Hurricanes and tropical storms can wreak devastation on your home and property. Preparation is critical to minimizing property damage and keeping your family safe. Once the storm has passed, victims face the daunting task of recovery. If you were able to take steps to protect your swimming pool before the storm arrived, your task will likely be easier. These tips will help you get your pool back in shape.
Do Not Empty the Pool
It may be tempting to drain your pool if it’s a disastrous mess, but do not drain it. Only drain the excess water from your swimming pool down to mid tile line (or mid skimmer) so that your skimmer can help clean the surface of the pool. If it appears necessary to drain the pool due to excessive debris or damage, start by draining less than half the water, cleaning the pool and refilling. If a complete draining is required, wait until the ground is less saturated and any high water has receded.
Remove Debris First
Clean out debris from the pool thoroughly as soon as possible to prevent it from staining the finish. Remove large objects by hand and use a pool rake or skimmer net to remove smaller debris from the pool. Do not attempt to use the pool's vacuum system for large debris that is likely to plug the plumbing. Need professional help removing debris and restoring your swimming pool?
Wait to Power Up
Don’t reconnect the power until all debris is removed and you are sure there is no damage to the electrical system. Make sure all electrical components of your swimming pool equipment are completely dry (at least a good 24 hours) before they are powered up again. If you suspect electrical damage, or were not able to remove your pool equipment before the storm, call an electrician or pool service provider to inspect your pool and equipment before turning the system back on.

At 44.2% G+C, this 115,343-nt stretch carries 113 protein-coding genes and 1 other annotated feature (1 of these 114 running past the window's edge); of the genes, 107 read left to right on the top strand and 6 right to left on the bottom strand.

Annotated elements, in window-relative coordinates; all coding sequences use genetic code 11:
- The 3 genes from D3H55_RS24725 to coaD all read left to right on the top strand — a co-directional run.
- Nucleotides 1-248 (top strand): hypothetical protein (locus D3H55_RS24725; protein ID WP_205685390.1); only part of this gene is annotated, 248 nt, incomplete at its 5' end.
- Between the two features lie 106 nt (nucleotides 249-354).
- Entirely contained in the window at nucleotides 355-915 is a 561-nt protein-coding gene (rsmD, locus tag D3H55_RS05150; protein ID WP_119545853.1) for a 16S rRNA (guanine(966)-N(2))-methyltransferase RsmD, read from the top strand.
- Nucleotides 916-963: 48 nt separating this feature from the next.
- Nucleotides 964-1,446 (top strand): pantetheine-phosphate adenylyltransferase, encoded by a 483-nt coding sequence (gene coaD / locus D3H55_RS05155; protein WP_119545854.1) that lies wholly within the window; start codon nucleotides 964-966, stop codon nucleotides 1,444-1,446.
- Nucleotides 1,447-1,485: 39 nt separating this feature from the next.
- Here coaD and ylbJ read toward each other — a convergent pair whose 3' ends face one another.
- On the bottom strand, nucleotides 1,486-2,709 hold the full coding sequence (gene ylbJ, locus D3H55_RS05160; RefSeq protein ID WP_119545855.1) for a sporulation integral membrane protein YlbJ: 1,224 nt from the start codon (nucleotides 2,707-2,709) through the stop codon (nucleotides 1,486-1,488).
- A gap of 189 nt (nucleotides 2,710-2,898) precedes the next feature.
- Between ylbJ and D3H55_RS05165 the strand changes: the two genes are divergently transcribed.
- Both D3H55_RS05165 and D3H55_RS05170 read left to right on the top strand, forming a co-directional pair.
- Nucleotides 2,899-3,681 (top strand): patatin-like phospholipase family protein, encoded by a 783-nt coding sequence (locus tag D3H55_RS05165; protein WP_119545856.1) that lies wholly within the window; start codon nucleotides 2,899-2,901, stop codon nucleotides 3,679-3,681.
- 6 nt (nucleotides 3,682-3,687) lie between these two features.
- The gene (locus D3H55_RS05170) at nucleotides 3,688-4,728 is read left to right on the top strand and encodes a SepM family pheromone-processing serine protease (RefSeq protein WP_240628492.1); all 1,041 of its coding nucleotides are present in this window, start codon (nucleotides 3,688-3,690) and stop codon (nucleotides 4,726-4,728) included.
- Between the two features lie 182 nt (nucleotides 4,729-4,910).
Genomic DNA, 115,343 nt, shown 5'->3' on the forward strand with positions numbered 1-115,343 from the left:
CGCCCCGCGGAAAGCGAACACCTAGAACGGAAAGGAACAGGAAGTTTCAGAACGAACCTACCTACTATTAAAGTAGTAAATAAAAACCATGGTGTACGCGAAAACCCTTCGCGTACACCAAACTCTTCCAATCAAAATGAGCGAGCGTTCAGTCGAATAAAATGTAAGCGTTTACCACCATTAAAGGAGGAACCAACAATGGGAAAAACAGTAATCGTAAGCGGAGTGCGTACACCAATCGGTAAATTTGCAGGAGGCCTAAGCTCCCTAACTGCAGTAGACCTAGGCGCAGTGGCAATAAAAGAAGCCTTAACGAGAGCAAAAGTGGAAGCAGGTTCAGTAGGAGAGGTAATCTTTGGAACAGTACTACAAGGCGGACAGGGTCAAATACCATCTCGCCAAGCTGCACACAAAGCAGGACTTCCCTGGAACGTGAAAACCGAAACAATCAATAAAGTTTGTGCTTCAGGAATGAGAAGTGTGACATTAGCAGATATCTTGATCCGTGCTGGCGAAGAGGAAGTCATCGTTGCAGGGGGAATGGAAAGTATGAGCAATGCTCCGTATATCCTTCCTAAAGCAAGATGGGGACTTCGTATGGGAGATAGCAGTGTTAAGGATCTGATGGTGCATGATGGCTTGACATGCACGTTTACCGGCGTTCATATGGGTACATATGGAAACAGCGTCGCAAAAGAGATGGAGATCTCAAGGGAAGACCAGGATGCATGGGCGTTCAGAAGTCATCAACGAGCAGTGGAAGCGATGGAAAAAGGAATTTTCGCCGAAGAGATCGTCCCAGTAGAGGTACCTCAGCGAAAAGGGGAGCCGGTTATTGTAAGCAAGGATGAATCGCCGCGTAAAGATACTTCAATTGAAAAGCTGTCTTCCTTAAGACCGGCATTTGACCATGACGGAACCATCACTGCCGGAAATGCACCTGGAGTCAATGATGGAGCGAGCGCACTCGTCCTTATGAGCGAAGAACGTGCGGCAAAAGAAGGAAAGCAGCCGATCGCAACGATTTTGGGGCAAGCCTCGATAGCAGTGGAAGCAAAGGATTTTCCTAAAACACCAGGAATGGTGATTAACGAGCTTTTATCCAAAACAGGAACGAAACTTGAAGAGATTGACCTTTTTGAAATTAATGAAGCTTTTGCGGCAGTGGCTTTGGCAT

If electrical power has not been restored, manually clean the pool of debris using a skimmer net or a pool vacuum powered by a garden hose. Test the water and add chemicals as needed; use a pool brush to circulate the water and help distribute the chemicals until power can be restored to the pump. Daily skimming and brushing, and a good chlorine and pH level will preserve the condition of your pool and prevent it from becoming a breeding ground for mosquitoes.
Sanitize Your Pool
To properly sanitize your pool and prevent staining, only drain the excess water to mid tile line (or mid skimmer) so that the skimmer can help clean the surface of the pool. Once the debris has been removed, super-chlorinate (shock) the pool as you did before the storm, and then make sure your water chemistry is balanced by completing a water test. Don't allow anyone to use your pool right before super-chlorination, or for at least 48 hours afterward. Run the filtration system for 24 hours each day until the water becomes clear. When the water has attained proper clarity, reset the time clock for a normal daily cycle.
If your pool was flooded, heavy soil, sewage or debris turns the water to the color of soil and raises the phosphate level. Use phosphate-fighting chemicals to prevent algae blooms and a flocculant to sink the heavy solids to the pool floor for vacuuming. Consider calling a professional pool service to assist with pool clean up and sanitation if the task is too difficult and time consuming to ensure that your pool is safe to use again. Continue to monitor the operation of the entire pool system for several days to be sure everything is operating properly, and there are no electrical hazards, pool leaks or flooding dangers. For pool pump repair or replacement, contact Pool Creations. Installing, maintaining and servicing pumps can mean the difference between a smooth running system and a mess.
To remove debris and restore your Florida swimming pool contact us Sarasota Swimming Pool Cleaning Service or if your swimming pool in Sarasota and/or surrounding areas was damaged during Hurricane Irma, schedule an appointment with us to repair your Florida swimming pool.